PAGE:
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Capsule Reviews

Triads - The Inside Story    (1989)
Chow Yun Fat’s forgotten classic.

This is perhaps one of the most brushed over films of not only the career of Chow Yun Fat, but of the Triad genre. The film features an intricate view of the Triad lifestyle, a kind of Hong Kong Godfather, highlighting the highs and lows of the lives these characters lead, and the consequences that follow their actions.

Li Man-Ho (Chow Yun Fat) comes to Hong Kong after his father's death at the hands of a rival gang during a supposedly peaceful meeting. The family's business begins to crumble as rival organizations exploit this weakness by stirring trouble. Li Man-Ho reluctantly agrees after pressure from other members of the gang to temporarily act as their leader in order to restore stability and order. It isn’t long before he finds himself in the middle of this brutal world he avoided for so many years.

One of the most fascinating aspects of Triads is its unformulaic approach to the story, especially for a genre film of this area. It goes against convention and represents many interesting factors setting it apart from other titles. It is a mystery why this film has not received the acknowledgement it deserves. Perhaps due to the pro-Triad slant that this and many others of the genre have been tagged with, notably the Young and Dangerous films --yet the popularity of that series never suffered. Another factor could be that 1989 was a very busy year for Chow, and as a result Triads could have been swept under the carpet in favour of releases like God of Gamblers and The Killer, made the same year. The fact remains that this film has a relatively low budget, and despite a few violent scenes, the story is far more dramatic and character driven rather than being reliant on overuse of action. Chow delivers a role against his typecast as a reluctant gang boss, not the suave, trigger-happy gunman of John Woo Heroic Bloodshed films. After avoiding the position and responsibility of leading the Triad, Li Man-Ho is morally blackmailed into using his intelligence to prevent his father’s gang from being wiped out. Chow is given excellent support by a host of top-rate actors who dominate the screen in equal measure. Shing Fui On, Michael Chan and Roy Cheung deliver performances of intensity and sincerity that stand as some of the strongest in their careers. Director, Taylor Wong, uses a very simplistic and disconnected method of direction, which, at times, gives the film an almost documentary feel in which the camera simply rolls while men are talking in a room and the audience is virtually eavesdropping. This allows for the drama and portrayal of the characters to lead the story in a more fluent and naturalistic way, feeling far less theatrical.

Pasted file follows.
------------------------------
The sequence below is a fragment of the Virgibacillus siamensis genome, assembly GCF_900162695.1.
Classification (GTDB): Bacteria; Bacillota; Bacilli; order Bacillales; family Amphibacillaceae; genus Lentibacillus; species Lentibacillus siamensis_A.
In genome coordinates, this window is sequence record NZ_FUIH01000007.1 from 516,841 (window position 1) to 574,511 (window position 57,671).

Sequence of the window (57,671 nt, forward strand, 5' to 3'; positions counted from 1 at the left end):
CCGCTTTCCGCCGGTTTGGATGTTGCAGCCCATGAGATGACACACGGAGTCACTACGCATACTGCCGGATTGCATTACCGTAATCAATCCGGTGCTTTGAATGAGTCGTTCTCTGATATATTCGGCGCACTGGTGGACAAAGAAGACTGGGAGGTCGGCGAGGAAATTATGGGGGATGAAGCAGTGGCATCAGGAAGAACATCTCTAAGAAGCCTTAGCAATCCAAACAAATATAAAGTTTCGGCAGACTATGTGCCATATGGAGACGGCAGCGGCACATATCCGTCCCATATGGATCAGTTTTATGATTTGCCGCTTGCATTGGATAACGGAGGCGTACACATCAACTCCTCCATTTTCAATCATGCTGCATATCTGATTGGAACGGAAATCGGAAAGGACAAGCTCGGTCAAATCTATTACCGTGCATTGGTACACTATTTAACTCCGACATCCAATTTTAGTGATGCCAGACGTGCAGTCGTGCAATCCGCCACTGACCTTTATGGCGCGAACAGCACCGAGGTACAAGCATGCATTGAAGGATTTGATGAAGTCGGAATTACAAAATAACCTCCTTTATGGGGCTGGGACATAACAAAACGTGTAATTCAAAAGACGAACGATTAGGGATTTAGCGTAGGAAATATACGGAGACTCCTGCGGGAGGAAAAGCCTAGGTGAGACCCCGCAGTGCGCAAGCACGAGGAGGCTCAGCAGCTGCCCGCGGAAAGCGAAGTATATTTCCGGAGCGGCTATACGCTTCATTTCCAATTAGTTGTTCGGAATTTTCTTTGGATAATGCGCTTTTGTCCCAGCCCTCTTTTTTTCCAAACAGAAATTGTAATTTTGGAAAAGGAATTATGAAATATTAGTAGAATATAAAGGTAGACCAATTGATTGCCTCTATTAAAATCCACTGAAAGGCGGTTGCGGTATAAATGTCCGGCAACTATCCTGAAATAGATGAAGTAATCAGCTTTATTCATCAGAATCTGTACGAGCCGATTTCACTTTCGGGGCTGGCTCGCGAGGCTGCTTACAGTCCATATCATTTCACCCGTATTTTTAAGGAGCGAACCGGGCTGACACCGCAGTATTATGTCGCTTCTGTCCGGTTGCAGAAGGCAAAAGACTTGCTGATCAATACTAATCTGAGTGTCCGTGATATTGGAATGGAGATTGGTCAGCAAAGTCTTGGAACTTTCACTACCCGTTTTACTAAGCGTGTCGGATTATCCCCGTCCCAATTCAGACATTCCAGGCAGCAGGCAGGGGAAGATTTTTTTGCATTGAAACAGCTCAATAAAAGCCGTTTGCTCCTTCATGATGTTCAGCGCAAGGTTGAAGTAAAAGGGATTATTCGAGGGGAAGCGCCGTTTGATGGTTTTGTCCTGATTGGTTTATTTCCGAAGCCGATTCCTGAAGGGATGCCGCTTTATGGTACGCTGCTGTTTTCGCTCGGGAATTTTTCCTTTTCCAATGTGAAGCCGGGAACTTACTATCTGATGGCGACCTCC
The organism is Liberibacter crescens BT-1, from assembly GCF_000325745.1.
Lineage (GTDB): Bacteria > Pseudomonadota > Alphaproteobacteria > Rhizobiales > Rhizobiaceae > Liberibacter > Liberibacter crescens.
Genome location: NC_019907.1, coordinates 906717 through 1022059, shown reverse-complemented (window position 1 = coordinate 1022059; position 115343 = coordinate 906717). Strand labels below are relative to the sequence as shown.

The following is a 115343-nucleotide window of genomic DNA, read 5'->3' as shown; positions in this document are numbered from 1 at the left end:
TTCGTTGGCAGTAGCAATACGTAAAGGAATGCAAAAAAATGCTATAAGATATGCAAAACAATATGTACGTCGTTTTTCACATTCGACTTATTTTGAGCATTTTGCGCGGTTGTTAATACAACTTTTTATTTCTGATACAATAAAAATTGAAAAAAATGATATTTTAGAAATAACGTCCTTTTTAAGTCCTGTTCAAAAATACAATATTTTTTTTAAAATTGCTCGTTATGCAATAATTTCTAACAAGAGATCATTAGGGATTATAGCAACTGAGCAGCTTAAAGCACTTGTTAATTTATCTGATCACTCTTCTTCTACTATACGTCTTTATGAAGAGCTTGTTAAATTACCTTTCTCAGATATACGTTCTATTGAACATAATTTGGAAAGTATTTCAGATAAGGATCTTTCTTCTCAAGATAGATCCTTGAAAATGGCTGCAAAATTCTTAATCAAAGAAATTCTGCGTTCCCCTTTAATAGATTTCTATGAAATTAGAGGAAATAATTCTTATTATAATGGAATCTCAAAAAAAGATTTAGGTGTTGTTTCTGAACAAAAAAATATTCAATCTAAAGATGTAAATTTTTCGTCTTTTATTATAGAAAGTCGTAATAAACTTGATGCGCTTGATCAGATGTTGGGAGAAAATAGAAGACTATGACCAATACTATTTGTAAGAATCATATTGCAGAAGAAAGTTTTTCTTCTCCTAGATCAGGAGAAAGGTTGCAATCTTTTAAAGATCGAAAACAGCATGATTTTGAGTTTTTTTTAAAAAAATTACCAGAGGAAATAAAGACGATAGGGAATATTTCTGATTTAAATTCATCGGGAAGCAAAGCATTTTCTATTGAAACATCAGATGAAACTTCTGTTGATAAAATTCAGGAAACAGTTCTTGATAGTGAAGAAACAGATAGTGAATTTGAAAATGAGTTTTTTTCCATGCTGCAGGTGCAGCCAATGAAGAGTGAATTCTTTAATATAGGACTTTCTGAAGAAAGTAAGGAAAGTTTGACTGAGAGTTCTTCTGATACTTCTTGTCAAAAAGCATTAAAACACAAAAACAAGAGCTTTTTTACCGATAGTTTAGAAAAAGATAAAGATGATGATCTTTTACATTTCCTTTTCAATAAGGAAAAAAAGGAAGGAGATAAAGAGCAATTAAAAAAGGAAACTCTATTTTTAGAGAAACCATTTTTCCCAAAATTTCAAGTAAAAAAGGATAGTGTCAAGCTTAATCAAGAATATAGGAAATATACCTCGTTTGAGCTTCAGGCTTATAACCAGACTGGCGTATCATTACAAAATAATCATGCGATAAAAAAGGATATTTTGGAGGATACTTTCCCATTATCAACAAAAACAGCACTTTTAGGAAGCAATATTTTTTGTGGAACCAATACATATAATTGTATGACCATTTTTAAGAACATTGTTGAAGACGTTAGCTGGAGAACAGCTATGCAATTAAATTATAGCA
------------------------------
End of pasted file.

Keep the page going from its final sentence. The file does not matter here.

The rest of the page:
The film contains a large number of references and cultural and historical traditions of the society, which was in fact quite rare for a film at this time. Ceremonies, handshakes, honorary celebrations and their significance were later highlighted in titles such as Johnnie To's Election but very few films displayed this type of historic detail in the 1980s. This once again characterises the film as very different from others in the genre and, arguably, very much ahead of its time.

For those wishing to see a less-known project of Chow’s career or anyone who enjoys a gritty, unflinching gangster film that challenges convention, Triads: The Inside Story is highly recommended.
Mike Fury 11/17/2006 - top

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 11/17/2006 Mike Fury

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